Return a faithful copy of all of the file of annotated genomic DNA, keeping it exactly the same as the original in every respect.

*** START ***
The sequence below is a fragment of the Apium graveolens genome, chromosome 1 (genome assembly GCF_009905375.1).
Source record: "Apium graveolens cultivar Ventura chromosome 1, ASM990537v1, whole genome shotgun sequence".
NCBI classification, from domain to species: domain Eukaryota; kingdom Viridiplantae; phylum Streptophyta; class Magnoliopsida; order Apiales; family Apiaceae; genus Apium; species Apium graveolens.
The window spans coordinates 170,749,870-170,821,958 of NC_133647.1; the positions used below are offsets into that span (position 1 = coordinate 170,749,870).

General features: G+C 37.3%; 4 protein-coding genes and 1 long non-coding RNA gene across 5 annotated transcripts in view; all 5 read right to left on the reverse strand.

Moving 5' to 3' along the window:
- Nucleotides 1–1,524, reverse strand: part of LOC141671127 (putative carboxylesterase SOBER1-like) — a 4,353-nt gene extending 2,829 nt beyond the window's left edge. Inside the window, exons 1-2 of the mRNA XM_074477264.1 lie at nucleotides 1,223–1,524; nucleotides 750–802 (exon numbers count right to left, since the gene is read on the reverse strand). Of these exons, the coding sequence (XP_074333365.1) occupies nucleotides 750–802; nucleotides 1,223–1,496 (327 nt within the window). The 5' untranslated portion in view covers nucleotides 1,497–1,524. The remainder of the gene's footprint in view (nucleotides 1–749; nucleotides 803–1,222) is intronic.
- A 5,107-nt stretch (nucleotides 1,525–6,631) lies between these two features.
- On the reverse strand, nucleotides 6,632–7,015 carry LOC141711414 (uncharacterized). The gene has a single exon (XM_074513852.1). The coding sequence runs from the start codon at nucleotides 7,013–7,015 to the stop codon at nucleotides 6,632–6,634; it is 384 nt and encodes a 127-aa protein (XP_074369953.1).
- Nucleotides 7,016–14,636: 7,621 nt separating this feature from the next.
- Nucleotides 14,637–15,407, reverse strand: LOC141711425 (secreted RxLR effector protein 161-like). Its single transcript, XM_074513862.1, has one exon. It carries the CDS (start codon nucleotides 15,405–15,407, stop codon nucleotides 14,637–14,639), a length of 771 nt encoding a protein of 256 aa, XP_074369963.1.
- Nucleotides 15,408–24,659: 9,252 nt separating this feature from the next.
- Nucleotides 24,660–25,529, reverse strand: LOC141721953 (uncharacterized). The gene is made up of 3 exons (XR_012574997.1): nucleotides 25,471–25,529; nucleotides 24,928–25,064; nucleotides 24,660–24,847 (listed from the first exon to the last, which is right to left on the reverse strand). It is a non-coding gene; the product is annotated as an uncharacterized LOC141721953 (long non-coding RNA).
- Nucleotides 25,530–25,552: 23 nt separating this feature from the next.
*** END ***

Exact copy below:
The sequence below is a fragment of the Apium graveolens genome, chromosome 1 (genome assembly GCF_009905375.1).
Source record: "Apium graveolens cultivar Ventura chromosome 1, ASM990537v1, whole genome shotgun sequence".
NCBI classification, from domain to species: domain Eukaryota; kingdom Viridiplantae; phylum Streptophyta; class Magnoliopsida; order Apiales; family Apiaceae; genus Apium; species Apium graveolens.
The window spans coordinates 170,749,870-170,821,958 of NC_133647.1; the positions used below are offsets into that span (position 1 = coordinate 170,749,870).

General features: G+C 37.3%; 4 protein-coding genes and 1 long non-coding RNA gene across 5 annotated transcripts in view; all 5 read right to left on the reverse strand.

Moving 5' to 3' along the window:
- Nucleotides 1–1,524, reverse strand: part of LOC141671127 (putative carboxylesterase SOBER1-like) — a 4,353-nt gene extending 2,829 nt beyond the window's left edge. Inside the window, exons 1-2 of the mRNA XM_074477264.1 lie at nucleotides 1,223–1,524; nucleotides 750–802 (exon numbers count right to left, since the gene is read on the reverse strand). Of these exons, the coding sequence (XP_074333365.1) occupies nucleotides 750–802; nucleotides 1,223–1,496 (327 nt within the window). The 5' untranslated portion in view covers nucleotides 1,497–1,524. The remainder of the gene's footprint in view (nucleotides 1–749; nucleotides 803–1,222) is intronic.
- A 5,107-nt stretch (nucleotides 1,525–6,631) lies between these two features.
- On the reverse strand, nucleotides 6,632–7,015 carry LOC141711414 (uncharacterized). The gene has a single exon (XM_074513852.1). The coding sequence runs from the start codon at nucleotides 7,013–7,015 to the stop codon at nucleotides 6,632–6,634; it is 384 nt and encodes a 127-aa protein (XP_074369953.1).
- Nucleotides 7,016–14,636: 7,621 nt separating this feature from the next.
- Nucleotides 14,637–15,407, reverse strand: LOC141711425 (secreted RxLR effector protein 161-like). Its single transcript, XM_074513862.1, has one exon. It carries the CDS (start codon nucleotides 15,405–15,407, stop codon nucleotides 14,637–14,639), a length of 771 nt encoding a protein of 256 aa, XP_074369963.1.
- Nucleotides 15,408–24,659: 9,252 nt separating this feature from the next.
- Nucleotides 24,660–25,529, reverse strand: LOC141721953 (uncharacterized). The gene is made up of 3 exons (XR_012574997.1): nucleotides 25,471–25,529; nucleotides 24,928–25,064; nucleotides 24,660–24,847 (listed from the first exon to the last, which is right to left on the reverse strand). It is a non-coding gene; the product is annotated as an uncharacterized LOC141721953 (long non-coding RNA).
- Nucleotides 25,530–25,552: 23 nt separating this feature from the next.